I’m not asking about the majority of things in most TOS, I get software, digital music or books. I also get paying for a service. I don’t get someone saying, here’s this item, I don’t own it, didn’t create it, I put it on a website. You can download it, but you can’t give it to anyone else, put it in a book as we own the copyright. I actually saw that this morning where a mapping site that had a lot of USGS quads on it, someone asked how they thought they owned the copyright on them as they are public. The answer was because they took the information and put it on their website so in doing so they now control the information. No changes were made at all, the site says as much, but their TOS says you can pay to see a non-watermarked map, but you can not give it to anyone else.

I am guessing that’s part of what Ancestry is trying to do. There have been a few attempts to data mine Ancestry or other such sites. The “more then a small portion” is confusing for people too. Plenty of people write genealogical books, none of them are making money, and if one had to pay to be able to print a census record no one would pay, or they wouldn’t publish.

I think it falls in the same category as cease and desist letters. If it looks official and legal, it may dissuade some people because they think it’s true; and dissuade others because they may fear the cost of fighting a lawsuit, even if they win.

My advice would be move to Canada, where I understand that the loser pays the winner’s legal bills in most civil suits.

The contract issue and the copyright issue are two different questions. If you enter into a service contract for information then they can restrict your use of the information that you got from them. That’s separate from any copyright question.

If they’re just providing you exactly the information as they obtained it from somewhere else, without any umbrella of copyright covering that transaction, then any claim of copyright in that information by them is dubious, particularly if the information is in the public domain.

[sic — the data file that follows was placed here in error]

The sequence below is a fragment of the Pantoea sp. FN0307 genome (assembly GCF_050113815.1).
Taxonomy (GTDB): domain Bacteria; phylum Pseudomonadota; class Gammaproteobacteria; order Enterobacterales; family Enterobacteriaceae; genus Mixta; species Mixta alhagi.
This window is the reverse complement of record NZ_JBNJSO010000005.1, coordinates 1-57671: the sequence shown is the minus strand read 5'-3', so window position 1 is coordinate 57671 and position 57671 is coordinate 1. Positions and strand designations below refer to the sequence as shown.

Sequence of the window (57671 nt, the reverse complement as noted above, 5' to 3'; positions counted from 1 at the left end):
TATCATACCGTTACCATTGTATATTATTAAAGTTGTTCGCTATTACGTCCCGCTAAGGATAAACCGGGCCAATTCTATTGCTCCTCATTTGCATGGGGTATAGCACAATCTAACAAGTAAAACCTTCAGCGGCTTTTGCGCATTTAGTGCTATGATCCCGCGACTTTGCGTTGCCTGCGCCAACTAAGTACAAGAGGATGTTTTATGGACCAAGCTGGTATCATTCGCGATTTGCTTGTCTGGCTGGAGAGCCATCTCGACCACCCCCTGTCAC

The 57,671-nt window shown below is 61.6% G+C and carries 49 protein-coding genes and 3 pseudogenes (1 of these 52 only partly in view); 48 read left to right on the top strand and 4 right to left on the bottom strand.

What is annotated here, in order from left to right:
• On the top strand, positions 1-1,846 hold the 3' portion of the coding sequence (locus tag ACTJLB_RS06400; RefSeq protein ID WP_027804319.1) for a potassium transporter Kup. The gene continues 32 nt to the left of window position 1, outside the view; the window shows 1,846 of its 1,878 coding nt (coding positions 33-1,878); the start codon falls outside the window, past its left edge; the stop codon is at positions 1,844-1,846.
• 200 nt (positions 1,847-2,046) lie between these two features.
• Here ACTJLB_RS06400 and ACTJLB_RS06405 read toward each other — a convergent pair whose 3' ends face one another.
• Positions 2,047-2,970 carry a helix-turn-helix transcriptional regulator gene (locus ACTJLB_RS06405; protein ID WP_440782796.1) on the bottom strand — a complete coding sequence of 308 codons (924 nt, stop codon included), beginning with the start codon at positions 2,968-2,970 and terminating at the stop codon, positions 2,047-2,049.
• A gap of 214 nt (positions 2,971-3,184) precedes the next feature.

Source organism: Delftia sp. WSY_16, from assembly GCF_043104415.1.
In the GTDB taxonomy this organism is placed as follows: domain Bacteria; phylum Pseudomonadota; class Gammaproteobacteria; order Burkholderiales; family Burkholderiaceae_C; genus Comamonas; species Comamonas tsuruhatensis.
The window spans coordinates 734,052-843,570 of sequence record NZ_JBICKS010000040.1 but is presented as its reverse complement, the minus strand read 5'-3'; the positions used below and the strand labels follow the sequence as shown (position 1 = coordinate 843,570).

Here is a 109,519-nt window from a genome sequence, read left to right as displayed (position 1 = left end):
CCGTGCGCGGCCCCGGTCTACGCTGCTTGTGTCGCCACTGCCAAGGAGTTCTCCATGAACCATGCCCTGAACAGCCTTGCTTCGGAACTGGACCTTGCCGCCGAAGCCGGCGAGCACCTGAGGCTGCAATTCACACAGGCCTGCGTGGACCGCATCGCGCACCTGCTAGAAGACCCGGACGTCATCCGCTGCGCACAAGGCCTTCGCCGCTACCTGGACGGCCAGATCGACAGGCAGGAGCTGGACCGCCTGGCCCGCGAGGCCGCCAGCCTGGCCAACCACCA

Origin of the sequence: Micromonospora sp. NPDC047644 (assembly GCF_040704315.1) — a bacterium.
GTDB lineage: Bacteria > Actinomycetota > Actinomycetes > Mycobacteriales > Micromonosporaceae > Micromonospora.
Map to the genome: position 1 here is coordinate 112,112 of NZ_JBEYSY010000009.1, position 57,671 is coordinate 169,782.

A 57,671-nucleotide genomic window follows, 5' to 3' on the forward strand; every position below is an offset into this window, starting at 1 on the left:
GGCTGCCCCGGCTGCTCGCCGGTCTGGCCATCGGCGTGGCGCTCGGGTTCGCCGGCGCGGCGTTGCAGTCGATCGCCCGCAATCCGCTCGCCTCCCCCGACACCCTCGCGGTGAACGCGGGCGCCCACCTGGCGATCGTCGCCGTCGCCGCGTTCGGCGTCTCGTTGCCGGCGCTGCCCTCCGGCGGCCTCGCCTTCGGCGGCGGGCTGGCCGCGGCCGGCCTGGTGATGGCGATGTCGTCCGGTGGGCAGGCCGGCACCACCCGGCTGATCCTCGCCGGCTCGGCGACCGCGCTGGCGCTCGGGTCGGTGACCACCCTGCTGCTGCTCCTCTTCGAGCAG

However it’s conceivable that such a service could be adding its own creative input that is separately subject to copyright protection.

It’s hard to answer these questions in the abstract.

Presumably, there’s some reason why it’s convenient for you to use the company’s service. Maybe the public-domain information is bundled in with other information that’s not public domain (and maybe the combination of both information sources is more useful than either one separately). Maybe it’s just convenient that the company has done the legwork of picking through all of the mountains of public information and picked out the pieces that are relevant. Maybe they’re just counting on people who don’t know that they can get the same information elsewhere. But for whatever reason, you made the choice to do business with the company, instead of going to the Census Bureau or whatever yourself. The company can set conditions on who’s allowed to do business with them. Those conditions might include things like paying them, and they might include agreeing to their Terms of Service. If you didn’t want to be bound by their Terms of Service, then you shouldn’t have agreed to them.

An interesting example is the Open Gaming License, used by Wizards of the Coast for the third edition of their Dungeons and Dragons game. The game includes both uncreative information which cannot be copyrighted, like tables of numbers, and creative information which can be, like descriptions of different settings or kinds of characters. But they wanted to have some sort of protection for the uncreative information. So they created the Open Gaming License, and put some (but not all) of the creative content under it. And then they said that anyone who wanted to could use and reproduce the OGL content without paying for it, but only if they agreed to the condition that they would voluntarily not reproduce any of the non-OGL content. So if they find a website that has a copy of, say, the XP table (one of the non-OGL pieces), if that’s all the creator of the website had ever done with the game, the website would be in the clear, and there would be nothing that the company could do about it… but if, as is much more likely, the creator of the website had ever posted copies of any of the copyrighted OGL material anywhere (which almost all people involved in the hobby have done), then the company could go after that person for violation of the license agreement, and hence unauthorized use of that copyrighted material.